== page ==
Generally, when looking across industries, markets, and time, there is a very strong relationship between a company's ROA' relative to the corporate average (6%) ROA', and the multiple the market will pay above the company's book adjusted Asset' base, in terms of Adjusted Enterprise Value relative to Assets (V/A' or Value to Assets'). However, when a firm has substantial credit risk, this trend disappears, and instead, the company may trade well below Asset' values, regardless of ROA'.
The below chart highlights this phenomenon, comparing PKD to other firms in PKD's drilling industry, and the energy sector overall, with credit issues: Chesapeake (NYSE:CHK), Diamond Offshore Drilling (NYSE:DO), Transocean (NYSE:RIG), Atwood Oceanics (ATW) and Ensco (NYSE:ESV).
Although each of these firms has different levels of profitability, with ROA' ranging from -10% to +10%, they are all currently trading below book values, largely driven by credit issues. Each currently has debt outstanding with yields in high-yield territory. As can be seen above, most of the peers have Credit Default Swap pricing (CDS) above 800bps. Anything north of 300bps tends to represent high yield credit. Higher CDS levels represent higher market interest rates on the company's debt and higher risk of default, so a 100bps name is a very safe investment grade name, while a 1,000bps CDS name is a name the market perceives to have high risk of default.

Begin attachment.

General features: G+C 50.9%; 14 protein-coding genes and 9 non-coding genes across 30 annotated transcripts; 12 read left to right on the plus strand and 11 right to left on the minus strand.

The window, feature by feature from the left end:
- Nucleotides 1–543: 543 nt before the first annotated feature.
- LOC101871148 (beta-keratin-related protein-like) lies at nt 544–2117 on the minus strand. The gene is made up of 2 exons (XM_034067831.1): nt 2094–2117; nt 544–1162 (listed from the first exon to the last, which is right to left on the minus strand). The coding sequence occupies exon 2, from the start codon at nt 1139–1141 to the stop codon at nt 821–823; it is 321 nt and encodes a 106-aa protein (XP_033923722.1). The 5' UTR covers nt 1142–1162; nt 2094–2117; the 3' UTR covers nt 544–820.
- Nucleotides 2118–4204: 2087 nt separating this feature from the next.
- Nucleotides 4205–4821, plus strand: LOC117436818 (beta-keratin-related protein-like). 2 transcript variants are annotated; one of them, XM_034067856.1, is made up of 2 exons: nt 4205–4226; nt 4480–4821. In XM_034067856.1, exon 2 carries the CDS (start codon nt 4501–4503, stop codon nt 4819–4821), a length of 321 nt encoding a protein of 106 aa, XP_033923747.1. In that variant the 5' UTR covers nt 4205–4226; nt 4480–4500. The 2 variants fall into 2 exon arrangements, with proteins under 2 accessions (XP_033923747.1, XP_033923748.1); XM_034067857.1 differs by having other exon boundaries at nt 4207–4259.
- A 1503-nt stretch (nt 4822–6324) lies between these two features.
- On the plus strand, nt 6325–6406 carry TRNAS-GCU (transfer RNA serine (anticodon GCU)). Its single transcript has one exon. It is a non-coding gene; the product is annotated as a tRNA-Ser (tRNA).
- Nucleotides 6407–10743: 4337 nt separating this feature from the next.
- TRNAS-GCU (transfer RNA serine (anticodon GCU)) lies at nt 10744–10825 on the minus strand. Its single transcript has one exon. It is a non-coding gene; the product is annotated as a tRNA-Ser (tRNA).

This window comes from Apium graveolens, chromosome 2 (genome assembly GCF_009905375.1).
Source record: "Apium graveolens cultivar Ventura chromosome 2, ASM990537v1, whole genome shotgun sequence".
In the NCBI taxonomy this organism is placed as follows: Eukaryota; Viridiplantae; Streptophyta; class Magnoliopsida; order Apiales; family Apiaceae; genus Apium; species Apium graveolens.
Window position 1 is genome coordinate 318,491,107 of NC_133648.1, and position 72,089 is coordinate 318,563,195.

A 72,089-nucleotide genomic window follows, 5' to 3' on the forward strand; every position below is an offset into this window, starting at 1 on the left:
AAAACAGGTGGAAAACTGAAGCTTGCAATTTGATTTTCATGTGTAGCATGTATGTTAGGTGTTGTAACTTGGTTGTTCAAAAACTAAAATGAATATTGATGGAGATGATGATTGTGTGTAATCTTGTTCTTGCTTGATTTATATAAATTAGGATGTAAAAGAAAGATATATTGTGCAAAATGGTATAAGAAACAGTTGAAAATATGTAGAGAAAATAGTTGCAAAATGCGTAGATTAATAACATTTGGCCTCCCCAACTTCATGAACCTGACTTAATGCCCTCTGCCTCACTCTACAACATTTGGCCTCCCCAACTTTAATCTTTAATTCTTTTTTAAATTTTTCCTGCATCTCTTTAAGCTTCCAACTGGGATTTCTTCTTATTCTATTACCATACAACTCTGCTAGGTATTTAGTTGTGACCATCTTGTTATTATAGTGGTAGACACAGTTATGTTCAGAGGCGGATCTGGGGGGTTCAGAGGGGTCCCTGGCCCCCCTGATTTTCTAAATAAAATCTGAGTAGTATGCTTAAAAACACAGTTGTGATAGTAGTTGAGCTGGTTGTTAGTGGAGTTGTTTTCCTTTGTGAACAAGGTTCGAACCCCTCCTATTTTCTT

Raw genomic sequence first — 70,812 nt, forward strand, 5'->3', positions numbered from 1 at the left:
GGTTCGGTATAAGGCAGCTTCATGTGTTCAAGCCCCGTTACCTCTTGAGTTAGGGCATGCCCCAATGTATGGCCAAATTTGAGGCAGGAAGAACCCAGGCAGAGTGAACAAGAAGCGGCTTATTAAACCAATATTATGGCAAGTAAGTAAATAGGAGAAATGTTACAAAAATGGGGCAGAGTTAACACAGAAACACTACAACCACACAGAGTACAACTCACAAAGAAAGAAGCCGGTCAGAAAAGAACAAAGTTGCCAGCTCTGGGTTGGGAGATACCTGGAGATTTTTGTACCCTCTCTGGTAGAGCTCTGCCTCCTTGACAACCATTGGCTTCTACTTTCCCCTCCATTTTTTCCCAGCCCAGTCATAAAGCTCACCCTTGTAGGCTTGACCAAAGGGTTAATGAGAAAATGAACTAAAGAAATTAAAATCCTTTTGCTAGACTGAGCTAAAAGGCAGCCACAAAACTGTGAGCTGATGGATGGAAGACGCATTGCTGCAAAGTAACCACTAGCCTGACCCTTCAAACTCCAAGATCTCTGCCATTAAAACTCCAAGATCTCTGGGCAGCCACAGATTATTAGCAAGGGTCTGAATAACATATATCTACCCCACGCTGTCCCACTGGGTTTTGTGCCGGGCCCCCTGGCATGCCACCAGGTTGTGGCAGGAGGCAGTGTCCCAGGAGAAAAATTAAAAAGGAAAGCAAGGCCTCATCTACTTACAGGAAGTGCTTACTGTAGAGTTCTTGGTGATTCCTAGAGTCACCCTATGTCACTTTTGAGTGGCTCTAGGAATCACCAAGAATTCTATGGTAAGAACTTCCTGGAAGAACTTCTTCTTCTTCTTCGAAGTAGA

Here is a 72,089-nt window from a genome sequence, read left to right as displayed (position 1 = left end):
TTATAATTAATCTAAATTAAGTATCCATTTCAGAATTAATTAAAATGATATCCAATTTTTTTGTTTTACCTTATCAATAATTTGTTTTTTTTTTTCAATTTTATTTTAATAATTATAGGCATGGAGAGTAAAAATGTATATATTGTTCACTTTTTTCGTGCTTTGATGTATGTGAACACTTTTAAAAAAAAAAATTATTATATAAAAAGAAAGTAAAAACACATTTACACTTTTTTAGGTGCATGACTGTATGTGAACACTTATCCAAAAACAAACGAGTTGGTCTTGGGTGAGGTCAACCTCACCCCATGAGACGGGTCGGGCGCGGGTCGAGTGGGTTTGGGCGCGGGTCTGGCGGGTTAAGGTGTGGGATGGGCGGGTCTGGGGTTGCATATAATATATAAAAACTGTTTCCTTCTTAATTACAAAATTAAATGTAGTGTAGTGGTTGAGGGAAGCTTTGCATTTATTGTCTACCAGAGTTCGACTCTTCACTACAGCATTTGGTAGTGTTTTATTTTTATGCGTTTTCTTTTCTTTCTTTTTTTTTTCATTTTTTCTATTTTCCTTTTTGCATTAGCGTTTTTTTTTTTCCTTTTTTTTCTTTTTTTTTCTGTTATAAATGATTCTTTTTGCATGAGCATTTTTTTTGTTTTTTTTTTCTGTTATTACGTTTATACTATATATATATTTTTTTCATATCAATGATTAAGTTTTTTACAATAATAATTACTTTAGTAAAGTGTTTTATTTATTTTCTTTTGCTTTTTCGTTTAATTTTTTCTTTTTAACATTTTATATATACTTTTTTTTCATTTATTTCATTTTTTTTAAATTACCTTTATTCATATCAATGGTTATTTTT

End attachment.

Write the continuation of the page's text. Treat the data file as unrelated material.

The high CDS levels indicate that both equity and credit markets have a bearish outlook, and as such, even if they are able to improve profitability, which generally drives valuations, they may not see an improvement without improving their credit outlook. However, in the case of PKD, their credit outlook may actually already be safer than markets realize, indicating the potential for credit-driven equity upside as the market realizes this opportunity.